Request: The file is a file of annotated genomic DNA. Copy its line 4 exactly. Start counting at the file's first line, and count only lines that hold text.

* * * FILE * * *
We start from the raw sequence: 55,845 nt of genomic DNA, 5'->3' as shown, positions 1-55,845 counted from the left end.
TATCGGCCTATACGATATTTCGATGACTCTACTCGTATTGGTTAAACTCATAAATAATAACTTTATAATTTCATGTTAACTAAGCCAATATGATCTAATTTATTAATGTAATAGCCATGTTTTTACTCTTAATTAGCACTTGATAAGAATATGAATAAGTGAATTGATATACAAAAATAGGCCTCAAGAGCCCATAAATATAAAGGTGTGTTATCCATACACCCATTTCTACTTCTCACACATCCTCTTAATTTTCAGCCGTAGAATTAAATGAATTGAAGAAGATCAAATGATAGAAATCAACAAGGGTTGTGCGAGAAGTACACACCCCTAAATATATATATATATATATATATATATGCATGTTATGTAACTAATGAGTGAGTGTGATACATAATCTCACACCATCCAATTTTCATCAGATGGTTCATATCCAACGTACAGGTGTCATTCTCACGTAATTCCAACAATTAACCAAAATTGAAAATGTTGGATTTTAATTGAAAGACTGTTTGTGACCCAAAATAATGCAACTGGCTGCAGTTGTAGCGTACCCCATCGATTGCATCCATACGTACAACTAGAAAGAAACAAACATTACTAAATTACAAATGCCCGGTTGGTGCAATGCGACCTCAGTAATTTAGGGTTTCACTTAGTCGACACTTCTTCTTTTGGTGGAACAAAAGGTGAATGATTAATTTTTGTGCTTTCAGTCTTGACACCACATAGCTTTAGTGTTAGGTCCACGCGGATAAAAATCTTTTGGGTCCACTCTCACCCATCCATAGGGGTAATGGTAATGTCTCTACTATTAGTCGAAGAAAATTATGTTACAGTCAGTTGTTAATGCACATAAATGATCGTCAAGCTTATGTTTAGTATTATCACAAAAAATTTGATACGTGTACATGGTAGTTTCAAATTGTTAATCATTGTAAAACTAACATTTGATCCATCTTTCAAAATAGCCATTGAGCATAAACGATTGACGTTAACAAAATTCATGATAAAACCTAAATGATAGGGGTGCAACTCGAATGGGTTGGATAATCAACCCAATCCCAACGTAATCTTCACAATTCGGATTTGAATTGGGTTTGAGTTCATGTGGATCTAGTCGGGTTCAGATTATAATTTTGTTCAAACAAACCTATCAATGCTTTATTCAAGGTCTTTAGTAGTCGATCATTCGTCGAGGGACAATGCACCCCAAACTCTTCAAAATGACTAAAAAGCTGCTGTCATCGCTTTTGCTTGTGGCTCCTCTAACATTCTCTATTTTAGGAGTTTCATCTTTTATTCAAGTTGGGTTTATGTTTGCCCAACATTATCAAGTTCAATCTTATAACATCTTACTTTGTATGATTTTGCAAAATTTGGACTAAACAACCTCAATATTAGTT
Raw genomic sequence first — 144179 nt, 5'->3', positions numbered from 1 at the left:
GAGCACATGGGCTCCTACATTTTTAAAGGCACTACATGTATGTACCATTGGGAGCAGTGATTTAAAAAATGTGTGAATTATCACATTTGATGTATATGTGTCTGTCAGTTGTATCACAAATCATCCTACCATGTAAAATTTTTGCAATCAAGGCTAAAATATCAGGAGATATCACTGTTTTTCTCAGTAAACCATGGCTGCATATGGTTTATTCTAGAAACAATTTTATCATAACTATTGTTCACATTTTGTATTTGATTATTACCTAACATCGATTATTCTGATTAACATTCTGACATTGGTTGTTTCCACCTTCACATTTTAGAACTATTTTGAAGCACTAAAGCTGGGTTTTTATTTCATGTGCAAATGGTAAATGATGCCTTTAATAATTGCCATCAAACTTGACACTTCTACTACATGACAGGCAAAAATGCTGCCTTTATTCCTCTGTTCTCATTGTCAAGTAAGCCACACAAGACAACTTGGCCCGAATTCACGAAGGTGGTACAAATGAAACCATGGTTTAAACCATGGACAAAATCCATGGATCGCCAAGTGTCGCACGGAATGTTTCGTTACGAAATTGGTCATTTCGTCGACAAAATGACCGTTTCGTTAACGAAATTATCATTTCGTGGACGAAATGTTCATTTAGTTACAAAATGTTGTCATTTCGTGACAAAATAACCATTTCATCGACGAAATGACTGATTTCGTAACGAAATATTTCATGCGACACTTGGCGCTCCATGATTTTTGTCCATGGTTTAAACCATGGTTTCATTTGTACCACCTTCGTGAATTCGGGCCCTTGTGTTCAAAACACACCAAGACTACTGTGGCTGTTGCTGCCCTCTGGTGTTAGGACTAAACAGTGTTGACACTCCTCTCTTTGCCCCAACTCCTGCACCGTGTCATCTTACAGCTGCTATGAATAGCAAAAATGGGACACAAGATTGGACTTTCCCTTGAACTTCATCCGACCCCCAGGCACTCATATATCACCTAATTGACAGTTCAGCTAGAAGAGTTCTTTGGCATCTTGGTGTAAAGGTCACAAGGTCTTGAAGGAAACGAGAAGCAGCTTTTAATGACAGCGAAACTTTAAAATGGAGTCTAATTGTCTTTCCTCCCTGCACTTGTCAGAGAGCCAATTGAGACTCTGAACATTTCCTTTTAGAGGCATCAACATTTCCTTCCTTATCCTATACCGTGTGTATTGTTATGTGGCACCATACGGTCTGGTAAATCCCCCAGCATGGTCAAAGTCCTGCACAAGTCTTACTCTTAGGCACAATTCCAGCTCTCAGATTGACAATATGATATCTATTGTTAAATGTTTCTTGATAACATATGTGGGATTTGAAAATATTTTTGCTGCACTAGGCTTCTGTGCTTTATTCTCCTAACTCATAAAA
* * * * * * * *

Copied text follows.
GAGCACATGGGCTCCTACATTTTTAAAGGCACTACATGTATGTACCATTGGGAGCAGTGATTTAAAAAATGTGTGAATTATCACATTTGATGTATATGTGTCTGTCAGTTGTATCACAAATCATCCTACCATGTAAAATTTTTGCAATCAAGGCTAAAATATCAGGAGATATCACTGTTTTTCTCAGTAAACCATGGCTGCATATGGTTTATTCTAGAAACAATTTTATCATAACTATTGTTCACATTTTGTATTTGATTATTACCTAACATCGATTATTCTGATTAACATTCTGACATTGGTTGTTTCCACCTTCACATTTTAGAACTATTTTGAAGCACTAAAGCTGGGTTTTTATTTCATGTGCAAATGGTAAATGATGCCTTTAATAATTGCCATCAAACTTGACACTTCTACTACATGACAGGCAAAAATGCTGCCTTTATTCCTCTGTTCTCATTGTCAAGTAAGCCACACAAGACAACTTGGCCCGAATTCACGAAGGTGGTACAAATGAAACCATGGTTTAAACCATGGACAAAATCCATGGATCGCCAAGTGTCGCACGGAATGTTTCGTTACGAAATTGGTCATTTCGTCGACAAAATGACCGTTTCGTTAACGAAATTATCATTTCGTGGACGAAATGTTCATTTAGTTACAAAATGTTGTCATTTCGTGACAAAATAACCATTTCATCGACGAAATGACTGATTTCGTAACGAAATATTTCATGCGACACTTGGCGCTCCATGATTTTTGTCCATGGTTTAAACCATGGTTTCATTTGTACCACCTTCGTGAATTCGGGCCCTTGTGTTCAAAACACACCAAGACTACTGTGGCTGTTGCTGCCCTCTGGTGTTAGGACTAAACAGTGTTGACACTCCTCTCTTTGCCCCAACTCCTGCACCGTGTCATCTTACAGCTGCTATGAATAGCAAAAATGGGACACAAGATTGGACTTTCCCTTGAACTTCATCCGACCCCCAGGCACTCATATATCACCTAATTGACAGTTCAGCTAGAAGAGTTCTTTGGCATCTTGGTGTAAAGGTCACAAGGTCTTGAAGGAAACGAGAAGCAGCTTTTAATGACAGCGAAACTTTAAAATGGAGTCTAATTGTCTTTCCTCCCTGCACTTGTCAGAGAGCCAATTGAGACTCTGAACATTTCCTTTTAGAGGCATCAACATTTCCTTCCTTATCCTATACCGTGTGTATTGTTATGTGGCACCATACGGTCTGGTAAATCCCCCAGCATGGTCAAAGTCCTGCACAAGTCTTACTCTTAGGCACAATTCCAGCTCTCAGATTGACAATATGATATCTATTGTTAAATGTTTCTTGATAACATATGTGGGATTTGAAAATATTTTTGCTGCACTAGGCTTCTGTGCTTTATTCTCCTAACTCATAAAA